Juan Logan was born in Nashville, Tennessee in 1946. He is a long time resident of Belmont, North Carolina, where he makes his home on land settled by his family in 1848. Logan launched his artistic career in 1960, when he began painting, drawing, and sculpting at about the same time.
During the mid sixties, Logan attended Clark College in Atlanta, Georgia and Howard University in Washington, D.C. He studied African and European art, craftsmanship,and design; his associations during that period with other artists his age and older provided an impetus for Logan's own artistic growth. Logan's African-American artists and their work, as well as larger issues of equality, social responsibility, and racial pride.
Logan has shown his works widely nationally and internationally since 1969, both as an individual and in group exhibits. His works in a variety of media have been praised for their strong symbolism and visual impact as well as for his technical mastery. Recent exhibits include one-man shows at Spirit Square, the Jerald Melberg Gallery, and the Mint Museum of Art in Charlotte, North Carolina and at St. John's Museum of Art in Wilmington, North Carolina. Group exhibits include the Southeastern Center for Contemporary Art in Winston-Salem, North Carolina, the Institute of Contemporary Art in Philadelphia, Pennsylvania, and the Cleveland Center for Contemporary Art in Ohio.
Logan's works are also included in numerous public and corporate collections, including the Nation Museum of African Art in Washington, D.C.; Los Angeles' Museum of African-American Art; Bell South in Atlanta, Georgia; NationsBank in Charlotte, North Carolina; and the Art in Embassies Program in Lome, Togo.
The subject of many articles and printed reviews, Logan is also included in Who's Who in American Art (1976), Who's Who Among Black Americans (1976-77), and African American Art and Artists (1990).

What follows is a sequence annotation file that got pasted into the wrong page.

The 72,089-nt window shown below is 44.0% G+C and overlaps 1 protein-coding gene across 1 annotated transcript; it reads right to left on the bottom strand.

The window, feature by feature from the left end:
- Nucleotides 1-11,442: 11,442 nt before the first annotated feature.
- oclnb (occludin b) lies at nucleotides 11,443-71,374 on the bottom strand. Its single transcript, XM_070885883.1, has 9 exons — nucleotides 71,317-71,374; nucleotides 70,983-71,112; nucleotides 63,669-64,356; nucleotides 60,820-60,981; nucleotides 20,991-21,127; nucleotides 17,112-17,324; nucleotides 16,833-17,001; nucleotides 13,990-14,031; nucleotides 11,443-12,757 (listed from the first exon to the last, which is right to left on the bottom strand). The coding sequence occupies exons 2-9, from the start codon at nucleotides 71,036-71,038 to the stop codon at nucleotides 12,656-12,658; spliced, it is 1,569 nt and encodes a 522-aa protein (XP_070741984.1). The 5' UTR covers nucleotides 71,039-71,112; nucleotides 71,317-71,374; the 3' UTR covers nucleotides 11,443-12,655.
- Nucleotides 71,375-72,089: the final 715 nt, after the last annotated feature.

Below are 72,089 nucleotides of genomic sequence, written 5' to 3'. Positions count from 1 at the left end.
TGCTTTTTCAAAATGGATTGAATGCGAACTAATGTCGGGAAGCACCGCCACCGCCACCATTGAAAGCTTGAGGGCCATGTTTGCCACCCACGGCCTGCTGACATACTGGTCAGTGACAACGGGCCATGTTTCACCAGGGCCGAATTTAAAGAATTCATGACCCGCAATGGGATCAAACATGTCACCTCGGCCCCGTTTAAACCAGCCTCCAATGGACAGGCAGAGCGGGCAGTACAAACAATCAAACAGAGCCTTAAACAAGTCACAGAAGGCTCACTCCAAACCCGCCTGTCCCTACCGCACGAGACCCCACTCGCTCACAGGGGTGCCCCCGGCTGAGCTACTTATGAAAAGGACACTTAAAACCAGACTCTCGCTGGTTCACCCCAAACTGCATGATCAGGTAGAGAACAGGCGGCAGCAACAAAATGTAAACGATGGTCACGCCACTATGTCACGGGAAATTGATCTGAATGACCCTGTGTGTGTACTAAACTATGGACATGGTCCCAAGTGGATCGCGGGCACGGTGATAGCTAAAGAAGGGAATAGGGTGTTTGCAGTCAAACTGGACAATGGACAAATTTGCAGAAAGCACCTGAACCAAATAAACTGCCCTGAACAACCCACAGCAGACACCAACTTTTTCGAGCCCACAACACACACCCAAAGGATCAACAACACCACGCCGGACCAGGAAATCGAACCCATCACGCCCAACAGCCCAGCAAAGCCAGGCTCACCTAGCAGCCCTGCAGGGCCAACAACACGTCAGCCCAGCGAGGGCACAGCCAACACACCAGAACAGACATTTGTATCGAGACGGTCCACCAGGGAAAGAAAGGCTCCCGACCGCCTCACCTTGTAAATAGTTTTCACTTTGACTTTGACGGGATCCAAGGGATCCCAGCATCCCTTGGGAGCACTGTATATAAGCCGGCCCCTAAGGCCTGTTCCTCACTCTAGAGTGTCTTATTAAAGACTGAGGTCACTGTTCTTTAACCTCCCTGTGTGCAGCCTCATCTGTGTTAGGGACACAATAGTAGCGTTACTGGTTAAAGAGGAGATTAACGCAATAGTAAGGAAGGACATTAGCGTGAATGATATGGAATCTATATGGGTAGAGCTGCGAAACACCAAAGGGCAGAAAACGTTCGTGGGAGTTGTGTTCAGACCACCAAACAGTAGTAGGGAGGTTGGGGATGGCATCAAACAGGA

Logan was also selected for a North Carolina Arts Council Artists Fellowship in 1991, and was one of six artists commissioned to execute a mural panel for the new Charlotte Convention Center in 1994.
In 1995, Logan was commissioned by the Board of Trustees of the Gaston County Public Library to create an interactive sculpture. The work, titled Pillar of Enlightenment, was presented to the public at the Main Library in Gastonia on September 24, 1995.
Logan has been very active in numerous media. In addition to the creation of Pillar of Enlightenment and a commissioned sculpture installed in Belmont to commemorate the site of the former Reid High School, in 1995 the artist mounted an exhibit of linocut prints, taken from his new Blues Suite for Rwanda series, at the Isabel Neal Gallery in Chicago, Illinois.
In September 1995 he opened Effective Sight: the Paintings of Juan Logan at the Green Hill Center for North Carolina Art in Greensboro, North Carolina. That exhibit is a selection of paintings from three distinctive series of works—Sacred Symbols, Soldiers for Common and Uncommon Wars, and Tucker's Grove. It is funded by the Lannan Foundation, the North Carolina Arts Council, and the New York State Council for the Arts.
In 1996, Effective Sight was shown at the Anderson Gallery of Virginia Commonwealth University in Richmond, Virginia; at the Danville Museum of Art in Danville, Virginia; and at the Halsey Gallery at the College of Charleston School of the Arts in Charleston, South Carolina. The exhibit will move to Winthrop University in Rock Hill, South Carolina; Howard University in Washington, D.C.; and Asheville, North Carolina in 1997.
Logan's sculpture series, "not separate and apart from," was exhibited at the Diggs Gallery at Winston-Salem State University from November 10, 1995 through January 13, 1996. That exhibit is scheduled to appear at the Smithsonian Institute in 1997 in conjunction with the Howard University showing of Effective Sight.
A collection of Logan's recent prints, including works from his Blues Suite for Rwanda series, was exhibited at the African American Cultural Center in Charlotte during January-March 1996.